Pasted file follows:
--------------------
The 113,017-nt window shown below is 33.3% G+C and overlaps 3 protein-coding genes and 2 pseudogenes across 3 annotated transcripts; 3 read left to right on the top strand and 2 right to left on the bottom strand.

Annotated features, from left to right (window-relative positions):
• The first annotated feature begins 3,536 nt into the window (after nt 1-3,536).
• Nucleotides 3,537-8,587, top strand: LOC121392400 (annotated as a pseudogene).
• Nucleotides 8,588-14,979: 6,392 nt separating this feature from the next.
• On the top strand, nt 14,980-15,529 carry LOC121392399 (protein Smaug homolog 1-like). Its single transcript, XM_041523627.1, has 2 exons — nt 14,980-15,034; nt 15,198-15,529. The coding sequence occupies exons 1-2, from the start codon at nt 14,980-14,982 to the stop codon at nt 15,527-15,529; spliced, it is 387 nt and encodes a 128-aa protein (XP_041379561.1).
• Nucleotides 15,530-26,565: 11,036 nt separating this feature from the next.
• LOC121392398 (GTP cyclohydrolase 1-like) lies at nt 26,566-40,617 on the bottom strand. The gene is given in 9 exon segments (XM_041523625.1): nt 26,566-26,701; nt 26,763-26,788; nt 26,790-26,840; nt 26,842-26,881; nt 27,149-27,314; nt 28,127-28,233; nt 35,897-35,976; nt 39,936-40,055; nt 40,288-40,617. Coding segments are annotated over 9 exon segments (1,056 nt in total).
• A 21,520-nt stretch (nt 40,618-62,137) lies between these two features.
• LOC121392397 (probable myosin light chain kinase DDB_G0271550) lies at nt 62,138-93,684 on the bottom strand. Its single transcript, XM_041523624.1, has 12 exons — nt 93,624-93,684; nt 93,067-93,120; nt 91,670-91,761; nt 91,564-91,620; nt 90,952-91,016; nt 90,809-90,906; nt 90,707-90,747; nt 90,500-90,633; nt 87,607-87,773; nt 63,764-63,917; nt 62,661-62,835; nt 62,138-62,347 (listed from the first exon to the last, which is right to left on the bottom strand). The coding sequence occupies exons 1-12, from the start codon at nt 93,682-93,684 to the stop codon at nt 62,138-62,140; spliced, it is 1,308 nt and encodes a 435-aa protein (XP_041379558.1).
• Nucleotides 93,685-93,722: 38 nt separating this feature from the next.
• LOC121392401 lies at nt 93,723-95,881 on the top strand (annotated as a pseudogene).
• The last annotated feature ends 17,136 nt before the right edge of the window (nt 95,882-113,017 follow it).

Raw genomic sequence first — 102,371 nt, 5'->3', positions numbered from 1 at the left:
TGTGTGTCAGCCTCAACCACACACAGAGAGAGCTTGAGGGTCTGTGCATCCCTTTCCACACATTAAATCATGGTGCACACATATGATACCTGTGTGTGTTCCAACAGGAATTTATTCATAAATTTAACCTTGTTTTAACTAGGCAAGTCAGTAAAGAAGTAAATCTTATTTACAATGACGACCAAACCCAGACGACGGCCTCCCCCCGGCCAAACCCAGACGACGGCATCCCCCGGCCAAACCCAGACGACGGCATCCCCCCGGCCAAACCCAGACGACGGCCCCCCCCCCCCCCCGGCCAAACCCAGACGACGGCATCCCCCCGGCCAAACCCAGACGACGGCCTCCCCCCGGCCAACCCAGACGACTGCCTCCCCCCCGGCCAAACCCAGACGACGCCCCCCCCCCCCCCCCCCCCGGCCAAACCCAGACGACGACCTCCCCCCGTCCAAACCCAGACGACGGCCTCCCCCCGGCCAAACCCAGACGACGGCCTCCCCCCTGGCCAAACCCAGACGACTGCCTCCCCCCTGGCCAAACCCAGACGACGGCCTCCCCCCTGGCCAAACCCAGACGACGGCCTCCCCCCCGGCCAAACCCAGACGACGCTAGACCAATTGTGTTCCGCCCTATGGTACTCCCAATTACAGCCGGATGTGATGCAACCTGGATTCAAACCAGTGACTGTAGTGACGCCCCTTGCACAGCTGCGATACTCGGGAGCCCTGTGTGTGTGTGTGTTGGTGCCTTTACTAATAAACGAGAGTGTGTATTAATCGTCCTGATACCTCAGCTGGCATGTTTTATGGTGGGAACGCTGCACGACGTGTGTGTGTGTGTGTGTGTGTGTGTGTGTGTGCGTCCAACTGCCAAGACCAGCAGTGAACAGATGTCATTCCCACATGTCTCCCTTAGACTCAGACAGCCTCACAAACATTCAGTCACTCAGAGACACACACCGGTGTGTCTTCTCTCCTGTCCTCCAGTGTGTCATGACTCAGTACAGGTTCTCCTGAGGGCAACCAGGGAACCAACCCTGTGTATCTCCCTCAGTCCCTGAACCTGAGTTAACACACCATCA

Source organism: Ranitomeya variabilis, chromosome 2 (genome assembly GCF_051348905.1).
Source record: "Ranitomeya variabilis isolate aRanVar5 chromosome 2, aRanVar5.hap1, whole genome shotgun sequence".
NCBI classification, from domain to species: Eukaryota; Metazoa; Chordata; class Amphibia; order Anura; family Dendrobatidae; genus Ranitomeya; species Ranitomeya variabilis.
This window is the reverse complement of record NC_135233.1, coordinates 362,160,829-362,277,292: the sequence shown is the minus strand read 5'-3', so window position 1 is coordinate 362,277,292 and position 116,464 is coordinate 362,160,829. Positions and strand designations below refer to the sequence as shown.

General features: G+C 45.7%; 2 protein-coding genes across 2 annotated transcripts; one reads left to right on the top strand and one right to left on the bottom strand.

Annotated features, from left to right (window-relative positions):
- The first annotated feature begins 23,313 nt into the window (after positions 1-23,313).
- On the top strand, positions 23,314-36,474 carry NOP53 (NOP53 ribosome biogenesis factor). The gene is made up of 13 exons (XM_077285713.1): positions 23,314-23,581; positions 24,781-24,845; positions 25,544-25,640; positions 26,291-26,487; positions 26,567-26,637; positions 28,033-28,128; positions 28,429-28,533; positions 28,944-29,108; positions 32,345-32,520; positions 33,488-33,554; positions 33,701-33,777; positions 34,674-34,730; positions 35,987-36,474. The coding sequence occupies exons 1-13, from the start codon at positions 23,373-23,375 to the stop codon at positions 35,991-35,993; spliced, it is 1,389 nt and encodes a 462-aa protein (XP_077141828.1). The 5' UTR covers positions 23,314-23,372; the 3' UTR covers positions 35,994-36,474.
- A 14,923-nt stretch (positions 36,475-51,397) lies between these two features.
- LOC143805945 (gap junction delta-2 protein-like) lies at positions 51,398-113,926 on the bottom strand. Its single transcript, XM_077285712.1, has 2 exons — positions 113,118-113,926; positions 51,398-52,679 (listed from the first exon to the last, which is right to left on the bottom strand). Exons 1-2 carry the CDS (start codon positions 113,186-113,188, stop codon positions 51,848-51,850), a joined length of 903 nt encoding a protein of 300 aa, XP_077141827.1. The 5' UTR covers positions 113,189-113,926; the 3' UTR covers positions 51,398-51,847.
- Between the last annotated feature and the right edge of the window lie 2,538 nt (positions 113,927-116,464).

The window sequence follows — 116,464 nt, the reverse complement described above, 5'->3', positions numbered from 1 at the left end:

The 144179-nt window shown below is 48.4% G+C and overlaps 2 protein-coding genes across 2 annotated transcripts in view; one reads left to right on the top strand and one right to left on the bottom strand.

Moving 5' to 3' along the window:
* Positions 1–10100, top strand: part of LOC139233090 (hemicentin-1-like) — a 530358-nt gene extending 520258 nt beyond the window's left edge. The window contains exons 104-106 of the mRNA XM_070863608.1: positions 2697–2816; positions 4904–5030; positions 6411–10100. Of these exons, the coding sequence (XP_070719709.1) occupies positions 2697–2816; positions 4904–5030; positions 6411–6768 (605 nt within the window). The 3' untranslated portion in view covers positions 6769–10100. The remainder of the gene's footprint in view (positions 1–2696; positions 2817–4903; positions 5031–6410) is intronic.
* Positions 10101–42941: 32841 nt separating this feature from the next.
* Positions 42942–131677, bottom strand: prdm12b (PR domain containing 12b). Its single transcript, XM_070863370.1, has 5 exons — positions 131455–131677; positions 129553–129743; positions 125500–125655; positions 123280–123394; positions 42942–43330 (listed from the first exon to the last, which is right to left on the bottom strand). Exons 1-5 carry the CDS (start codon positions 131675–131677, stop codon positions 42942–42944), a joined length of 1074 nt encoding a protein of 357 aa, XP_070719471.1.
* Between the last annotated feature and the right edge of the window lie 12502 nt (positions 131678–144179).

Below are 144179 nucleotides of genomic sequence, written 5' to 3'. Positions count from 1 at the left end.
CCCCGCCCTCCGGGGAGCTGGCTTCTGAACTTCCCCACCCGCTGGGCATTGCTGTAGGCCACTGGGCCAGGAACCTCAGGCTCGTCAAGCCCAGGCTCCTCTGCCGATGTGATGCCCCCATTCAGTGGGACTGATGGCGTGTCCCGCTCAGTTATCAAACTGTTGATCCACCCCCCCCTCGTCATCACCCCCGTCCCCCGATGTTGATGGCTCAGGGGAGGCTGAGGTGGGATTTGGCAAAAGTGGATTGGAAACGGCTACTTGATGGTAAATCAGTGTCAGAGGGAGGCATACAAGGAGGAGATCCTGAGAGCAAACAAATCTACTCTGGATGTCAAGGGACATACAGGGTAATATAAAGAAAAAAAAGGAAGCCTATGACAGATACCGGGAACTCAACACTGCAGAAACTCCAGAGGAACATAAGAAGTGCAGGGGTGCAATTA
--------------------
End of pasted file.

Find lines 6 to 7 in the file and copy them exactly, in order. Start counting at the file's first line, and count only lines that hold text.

• On the top strand, nt 14,980-15,529 carry LOC121392399 (protein Smaug homolog 1-like). Its single transcript, XM_041523627.1, has 2 exons — nt 14,980-15,034; nt 15,198-15,529. The coding sequence occupies exons 1-2, from the start codon at nt 14,980-14,982 to the stop codon at nt 15,527-15,529; spliced, it is 387 nt and encodes a 128-aa protein (XP_041379561.1).
• Nucleotides 15,530-26,565: 11,036 nt separating this feature from the next.